Last week I was discussing Elif Shafak's brave book, The Forty Rules of Love. It was an interesting exploration of spiritual intimacy in two stories, one set in the thirteen century featuring Shams and Rumi, and the second one set in modern times with a timid housewife and an aspiring author who happened to have penned the first story.
If you are wavering as to whether to explore this book yourself, I'll offer some juicy tidbits:
"Intellect and love are made of different materials," he said. "Intellect ties people in knots and risks nothing, but love dissolves all tangles and risks everything. Intellect is always cautious and advises, 'Beware too much ecstasy,' whereas love says, 'Oh, never mind! Take the plunge!' Intellect does not easily break down, whereas love can effortlessly reduce itself to rubble. But treasures are hidden among ruins. A broken heart hides treasures."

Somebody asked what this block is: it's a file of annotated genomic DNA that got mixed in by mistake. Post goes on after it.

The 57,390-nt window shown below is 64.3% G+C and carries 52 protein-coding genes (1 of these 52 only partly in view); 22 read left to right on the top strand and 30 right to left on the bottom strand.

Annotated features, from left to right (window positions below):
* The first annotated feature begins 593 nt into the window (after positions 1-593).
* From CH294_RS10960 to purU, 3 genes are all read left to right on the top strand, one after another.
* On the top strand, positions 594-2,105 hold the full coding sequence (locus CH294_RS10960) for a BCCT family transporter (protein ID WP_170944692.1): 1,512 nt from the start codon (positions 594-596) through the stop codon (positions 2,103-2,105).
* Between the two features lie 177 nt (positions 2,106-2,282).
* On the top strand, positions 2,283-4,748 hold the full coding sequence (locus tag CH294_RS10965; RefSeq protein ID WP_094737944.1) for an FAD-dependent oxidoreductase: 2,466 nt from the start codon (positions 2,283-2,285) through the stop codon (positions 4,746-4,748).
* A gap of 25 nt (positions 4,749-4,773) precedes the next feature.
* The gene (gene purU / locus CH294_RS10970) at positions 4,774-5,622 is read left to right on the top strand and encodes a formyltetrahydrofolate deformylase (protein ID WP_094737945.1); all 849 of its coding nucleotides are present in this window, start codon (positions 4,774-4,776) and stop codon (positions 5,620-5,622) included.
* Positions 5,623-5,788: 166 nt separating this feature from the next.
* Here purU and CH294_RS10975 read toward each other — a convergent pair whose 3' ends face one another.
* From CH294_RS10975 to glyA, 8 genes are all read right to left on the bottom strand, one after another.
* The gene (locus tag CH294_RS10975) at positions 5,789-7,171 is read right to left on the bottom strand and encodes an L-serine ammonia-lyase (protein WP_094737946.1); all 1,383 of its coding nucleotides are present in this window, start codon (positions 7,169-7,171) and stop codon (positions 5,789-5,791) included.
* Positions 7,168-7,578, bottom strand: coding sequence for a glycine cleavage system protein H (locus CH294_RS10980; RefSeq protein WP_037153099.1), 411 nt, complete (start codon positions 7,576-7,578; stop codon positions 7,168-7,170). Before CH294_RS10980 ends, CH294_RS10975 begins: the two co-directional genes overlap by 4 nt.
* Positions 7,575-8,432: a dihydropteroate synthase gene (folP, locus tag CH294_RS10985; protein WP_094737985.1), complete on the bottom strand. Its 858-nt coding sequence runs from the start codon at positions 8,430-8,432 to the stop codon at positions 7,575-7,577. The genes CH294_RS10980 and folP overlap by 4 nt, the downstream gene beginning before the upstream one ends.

"Loneliness and solitude are two different things. When you are lonely, it is easy to delude yourself into believing that you are on the right path. Solitude is better for us, as it means being alone without feeling lonely. But eventually it is best to find a person, the person who will be your mirror. Remember, only in another person's heart can you truly see yourself and the presence of God within you."
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